Burma's Sinister `Flying Fishes'

RUDYARD KIPLING'S vision of the road tRo Mandalay in British Burma as a place where ``the Flying Fishes play'' has always been poetic. But in today's Burma, run by the State Law and Order Restoration Council (SLORC), Kipling's famous road is a major conduit for Chinese weapons.

Since the military coup of September 1988, the Burmese generals have established with China a symbiotic relationship - ``relatives born together.'' Following the Chinese model, SLORC adopted a policy of an ``open door market economy'' combined with political repression. Both China and Burma (also called Myanmar) have succeeded in attracting foreign investment and some United Nations aid - and have averted Western efforts at sanctions based on human rights violations.

Human rights abuses do restrict Western governmental aid. But the Burmese military junta has succeeded in obtaining much economic and military aid from China.

Since the legalization of Burma's border trade in 1989, the SLORC obtained Chinese arms and aid worth billions to sustain its illegitimate rule. Chinese goods have flooded Rangoon, Mandalay, and other urban centers. The China-Burma border trade includes drug traffic estimated at $1 billion a year.

In January, a series of arms shipments by China across the Wantin-Kyukok bridge was reported. Deliveries included light infantry weapons, rocket launchers, mortars, recoilless rifles, and armored personnel carriers. Between 1990 and 1993 China used these roads to ship 16 jet fighters, 100 amphibious tanks, 25 anti-aircraft guns, hundreds of trucks, and thousands of tons of light weapons.

On Feb. 1, the foreign minister of China, Qian Qichen, visited Rangoon to reaffirm the Sino-Burmese relationship. According to official reports, border trade and economic cooperation was agreed to; there would also be mutual cooperation with the international community to eradicate opium plantation and drug trafficking on the Sino-Burmese border.

Asian diplomats hint that during his visit the Chinese foreign minister promised increased military and economic aid to the Burmese military regime in exchange for access to the Indian Ocean through Burmese ports.

On May 27, members of SLORC met with officials from China, Thailand, and Laos to discuss a highway system called the ``Golden Square Highway Network.'' It would link the four countries with the heaviest drug trade. China, Thailand, and Laos now form the famous ``Golden Triangle'' that accounts for 60 percent of the world's opium. The first section of the system (a Thai-Burma-China highway) will connect the Thai city of Chaing Rai with the Burmese cities of Tachilek and Kengtung (the center of drug traffic) and ultimately with the Chinese city of Ta Lua. The four will soon jointly approach the Asian Development Bank, the World Bank, and the UN for loans.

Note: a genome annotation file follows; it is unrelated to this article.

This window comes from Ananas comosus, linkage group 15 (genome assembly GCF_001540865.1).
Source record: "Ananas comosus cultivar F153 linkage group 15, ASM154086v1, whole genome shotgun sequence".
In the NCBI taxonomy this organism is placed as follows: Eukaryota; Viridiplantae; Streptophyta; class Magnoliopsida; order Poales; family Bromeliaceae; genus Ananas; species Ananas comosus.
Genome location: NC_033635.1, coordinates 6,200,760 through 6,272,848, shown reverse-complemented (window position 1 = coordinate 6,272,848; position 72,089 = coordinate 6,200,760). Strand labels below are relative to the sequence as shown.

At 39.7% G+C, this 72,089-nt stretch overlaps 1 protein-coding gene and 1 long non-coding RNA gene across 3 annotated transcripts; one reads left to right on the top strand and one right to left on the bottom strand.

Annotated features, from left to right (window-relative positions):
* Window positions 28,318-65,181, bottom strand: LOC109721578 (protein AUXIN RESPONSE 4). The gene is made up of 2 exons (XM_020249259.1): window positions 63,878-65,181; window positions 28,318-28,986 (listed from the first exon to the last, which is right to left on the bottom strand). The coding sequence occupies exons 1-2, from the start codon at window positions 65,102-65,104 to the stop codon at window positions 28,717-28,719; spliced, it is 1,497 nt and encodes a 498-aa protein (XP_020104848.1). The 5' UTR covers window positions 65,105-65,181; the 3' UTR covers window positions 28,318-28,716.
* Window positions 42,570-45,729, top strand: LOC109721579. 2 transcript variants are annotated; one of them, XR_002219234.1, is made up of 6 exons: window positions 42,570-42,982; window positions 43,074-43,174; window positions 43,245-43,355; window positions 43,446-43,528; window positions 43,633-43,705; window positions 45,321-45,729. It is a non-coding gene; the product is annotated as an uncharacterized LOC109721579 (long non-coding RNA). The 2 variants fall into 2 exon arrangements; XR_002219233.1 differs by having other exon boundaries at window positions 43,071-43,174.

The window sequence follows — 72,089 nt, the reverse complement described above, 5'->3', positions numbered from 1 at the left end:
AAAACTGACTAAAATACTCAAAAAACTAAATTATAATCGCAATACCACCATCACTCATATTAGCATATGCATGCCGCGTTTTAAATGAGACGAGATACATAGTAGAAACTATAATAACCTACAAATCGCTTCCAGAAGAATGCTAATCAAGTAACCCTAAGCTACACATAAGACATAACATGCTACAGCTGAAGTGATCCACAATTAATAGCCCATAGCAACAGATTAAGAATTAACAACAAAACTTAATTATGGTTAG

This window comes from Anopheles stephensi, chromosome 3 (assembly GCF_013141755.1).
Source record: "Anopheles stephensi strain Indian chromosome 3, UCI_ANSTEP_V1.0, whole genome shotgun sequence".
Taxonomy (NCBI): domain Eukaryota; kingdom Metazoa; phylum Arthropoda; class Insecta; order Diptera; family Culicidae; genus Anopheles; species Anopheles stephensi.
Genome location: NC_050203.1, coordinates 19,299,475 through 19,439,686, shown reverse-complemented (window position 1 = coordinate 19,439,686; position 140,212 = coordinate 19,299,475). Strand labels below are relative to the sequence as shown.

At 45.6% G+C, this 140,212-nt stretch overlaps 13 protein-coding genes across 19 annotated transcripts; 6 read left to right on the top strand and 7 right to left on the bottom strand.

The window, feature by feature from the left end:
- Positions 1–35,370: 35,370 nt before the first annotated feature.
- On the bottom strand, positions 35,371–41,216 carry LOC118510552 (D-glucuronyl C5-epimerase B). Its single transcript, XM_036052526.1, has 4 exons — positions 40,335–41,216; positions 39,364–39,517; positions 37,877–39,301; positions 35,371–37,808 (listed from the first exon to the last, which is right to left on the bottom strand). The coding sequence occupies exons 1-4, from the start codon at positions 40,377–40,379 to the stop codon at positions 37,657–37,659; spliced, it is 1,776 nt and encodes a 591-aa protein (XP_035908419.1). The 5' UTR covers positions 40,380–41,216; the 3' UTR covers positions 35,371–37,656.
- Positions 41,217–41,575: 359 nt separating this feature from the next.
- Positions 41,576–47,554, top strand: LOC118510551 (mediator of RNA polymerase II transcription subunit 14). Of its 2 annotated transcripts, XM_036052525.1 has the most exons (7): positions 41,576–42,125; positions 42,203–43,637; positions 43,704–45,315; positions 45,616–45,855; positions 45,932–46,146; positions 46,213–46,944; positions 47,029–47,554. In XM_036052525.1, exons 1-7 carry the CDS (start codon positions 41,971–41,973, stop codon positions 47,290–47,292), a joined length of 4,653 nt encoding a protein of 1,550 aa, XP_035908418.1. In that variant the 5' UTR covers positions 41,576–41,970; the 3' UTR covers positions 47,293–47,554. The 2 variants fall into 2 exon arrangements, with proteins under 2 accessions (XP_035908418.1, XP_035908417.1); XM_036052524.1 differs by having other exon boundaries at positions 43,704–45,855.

On July 9, Burma and China signed six agreements on trade, transportation, and infrastructure. Burma will sell timber cut in the Kachin State to China across the border, while the Chinese will help construct hotels in Rangoon and a hydroelectric plant at Chin Shwe near the Chinese border. Burma will also purchase 30,000 tons of rail locomotives and parts and $2 million in vehicles from China.

The presence of China in Burma and the their new relationship should be a major concern for United States officials who support most-favored-nation status for China.

Recent US sanctions against China for its sale of weapons technology to Pakistan underscore the fact that China is a threat to the regional security and stability of Asia. The new highways and bridges built by China and Burma should alarm the US and the West.

China and Burma have both crushed democracy movements. This should crush the premise that favorable trade and aid promote democratic reform. In Burma's case they sustain a regime's authoritarian rule. The Opinion/Essay Page welcomes manuscripts. Authors of articles we accept will be notified by telephone. Authors of articles not accepted will be notified by postcard. Send manuscripts by mail to Opinions/Essays, One Norway Street, Boston, MA 02115, by fax to 617 -450-2317, or by Internet E-mail to OPED@RACHELCSPS.COM.

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